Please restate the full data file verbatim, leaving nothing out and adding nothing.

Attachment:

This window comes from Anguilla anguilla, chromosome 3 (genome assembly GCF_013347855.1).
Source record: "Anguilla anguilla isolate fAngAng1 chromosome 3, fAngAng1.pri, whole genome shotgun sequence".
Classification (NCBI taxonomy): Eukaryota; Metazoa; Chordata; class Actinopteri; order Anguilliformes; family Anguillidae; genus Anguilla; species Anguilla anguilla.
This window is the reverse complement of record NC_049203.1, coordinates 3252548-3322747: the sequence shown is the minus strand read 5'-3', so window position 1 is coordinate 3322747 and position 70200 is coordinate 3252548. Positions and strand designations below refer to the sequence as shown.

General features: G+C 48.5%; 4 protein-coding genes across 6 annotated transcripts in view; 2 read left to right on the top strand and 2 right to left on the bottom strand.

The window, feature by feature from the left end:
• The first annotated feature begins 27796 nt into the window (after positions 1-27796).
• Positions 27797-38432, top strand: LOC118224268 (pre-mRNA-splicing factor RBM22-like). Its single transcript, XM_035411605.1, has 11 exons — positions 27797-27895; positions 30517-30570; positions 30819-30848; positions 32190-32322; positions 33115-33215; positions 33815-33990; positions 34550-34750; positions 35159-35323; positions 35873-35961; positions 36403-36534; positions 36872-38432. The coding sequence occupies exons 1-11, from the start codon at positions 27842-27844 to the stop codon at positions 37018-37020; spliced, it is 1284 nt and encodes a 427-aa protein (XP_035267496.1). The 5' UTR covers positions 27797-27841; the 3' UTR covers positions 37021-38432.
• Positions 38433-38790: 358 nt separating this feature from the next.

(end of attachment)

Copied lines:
This window comes from Anguilla anguilla, chromosome 3 (genome assembly GCF_013347855.1).
Source record: "Anguilla anguilla isolate fAngAng1 chromosome 3, fAngAng1.pri, whole genome shotgun sequence".
Classification (NCBI taxonomy): Eukaryota; Metazoa; Chordata; class Actinopteri; order Anguilliformes; family Anguillidae; genus Anguilla; species Anguilla anguilla.
This window is the reverse complement of record NC_049203.1, coordinates 3252548-3322747: the sequence shown is the minus strand read 5'-3', so window position 1 is coordinate 3322747 and position 70200 is coordinate 3252548. Positions and strand designations below refer to the sequence as shown.

General features: G+C 48.5%; 4 protein-coding genes across 6 annotated transcripts in view; 2 read left to right on the top strand and 2 right to left on the bottom strand.

The window, feature by feature from the left end:
• The first annotated feature begins 27796 nt into the window (after positions 1-27796).
• Positions 27797-38432, top strand: LOC118224268 (pre-mRNA-splicing factor RBM22-like). Its single transcript, XM_035411605.1, has 11 exons — positions 27797-27895; positions 30517-30570; positions 30819-30848; positions 32190-32322; positions 33115-33215; positions 33815-33990; positions 34550-34750; positions 35159-35323; positions 35873-35961; positions 36403-36534; positions 36872-38432. The coding sequence occupies exons 1-11, from the start codon at positions 27842-27844 to the stop codon at positions 37018-37020; spliced, it is 1284 nt and encodes a 427-aa protein (XP_035267496.1). The 5' UTR covers positions 27797-27841; the 3' UTR covers positions 37021-38432.
• Positions 38433-38790: 358 nt separating this feature from the next.